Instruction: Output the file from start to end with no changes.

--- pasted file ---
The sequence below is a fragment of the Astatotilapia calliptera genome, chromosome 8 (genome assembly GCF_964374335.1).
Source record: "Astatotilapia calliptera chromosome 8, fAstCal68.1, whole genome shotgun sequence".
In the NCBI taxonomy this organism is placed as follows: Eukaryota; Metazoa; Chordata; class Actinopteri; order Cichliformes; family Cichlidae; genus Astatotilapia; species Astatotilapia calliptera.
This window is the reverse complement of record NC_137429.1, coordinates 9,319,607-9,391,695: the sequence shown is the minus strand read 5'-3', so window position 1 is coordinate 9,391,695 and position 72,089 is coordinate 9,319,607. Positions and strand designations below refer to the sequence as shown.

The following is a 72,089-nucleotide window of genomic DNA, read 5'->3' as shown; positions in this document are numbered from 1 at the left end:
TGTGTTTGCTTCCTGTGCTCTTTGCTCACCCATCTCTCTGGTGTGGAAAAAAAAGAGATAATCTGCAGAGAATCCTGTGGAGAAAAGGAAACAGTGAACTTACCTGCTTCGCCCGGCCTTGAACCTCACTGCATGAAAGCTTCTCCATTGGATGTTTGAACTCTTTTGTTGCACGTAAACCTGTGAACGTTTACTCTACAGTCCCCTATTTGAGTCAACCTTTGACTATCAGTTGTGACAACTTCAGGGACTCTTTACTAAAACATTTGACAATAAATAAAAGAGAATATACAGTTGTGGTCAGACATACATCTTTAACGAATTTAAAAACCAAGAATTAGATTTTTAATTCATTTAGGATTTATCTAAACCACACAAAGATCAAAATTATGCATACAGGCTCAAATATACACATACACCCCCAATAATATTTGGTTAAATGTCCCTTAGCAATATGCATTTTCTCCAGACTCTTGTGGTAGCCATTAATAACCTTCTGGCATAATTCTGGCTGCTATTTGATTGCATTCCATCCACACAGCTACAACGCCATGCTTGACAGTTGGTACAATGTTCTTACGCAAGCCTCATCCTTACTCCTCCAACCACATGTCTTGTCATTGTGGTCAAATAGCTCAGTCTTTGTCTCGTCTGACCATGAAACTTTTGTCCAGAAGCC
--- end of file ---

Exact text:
The sequence below is a fragment of the Astatotilapia calliptera genome, chromosome 8 (genome assembly GCF_964374335.1).
Source record: "Astatotilapia calliptera chromosome 8, fAstCal68.1, whole genome shotgun sequence".
In the NCBI taxonomy this organism is placed as follows: Eukaryota; Metazoa; Chordata; class Actinopteri; order Cichliformes; family Cichlidae; genus Astatotilapia; species Astatotilapia calliptera.
This window is the reverse complement of record NC_137429.1, coordinates 9,319,607-9,391,695: the sequence shown is the minus strand read 5'-3', so window position 1 is coordinate 9,391,695 and position 72,089 is coordinate 9,319,607. Positions and strand designations below refer to the sequence as shown.

The following is a 72,089-nucleotide window of genomic DNA, read 5'->3' as shown; positions in this document are numbered from 1 at the left end:
TGTGTTTGCTTCCTGTGCTCTTTGCTCACCCATCTCTCTGGTGTGGAAAAAAAAGAGATAATCTGCAGAGAATCCTGTGGAGAAAAGGAAACAGTGAACTTACCTGCTTCGCCCGGCCTTGAACCTCACTGCATGAAAGCTTCTCCATTGGATGTTTGAACTCTTTTGTTGCACGTAAACCTGTGAACGTTTACTCTACAGTCCCCTATTTGAGTCAACCTTTGACTATCAGTTGTGACAACTTCAGGGACTCTTTACTAAAACATTTGACAATAAATAAAAGAGAATATACAGTTGTGGTCAGACATACATCTTTAACGAATTTAAAAACCAAGAATTAGATTTTTAATTCATTTAGGATTTATCTAAACCACACAAAGATCAAAATTATGCATACAGGCTCAAATATACACATACACCCCCAATAATATTTGGTTAAATGTCCCTTAGCAATATGCATTTTCTCCAGACTCTTGTGGTAGCCATTAATAACCTTCTGGCATAATTCTGGCTGCTATTTGATTGCATTCCATCCACACAGCTACAACGCCATGCTTGACAGTTGGTACAATGTTCTTACGCAAGCCTCATCCTTACTCCTCCAACCACATGTCTTGTCATTGTGGTCAAATAGCTCAGTCTTTGTCTCGTCTGACCATGAAACTTTTGTCCAGAAGCC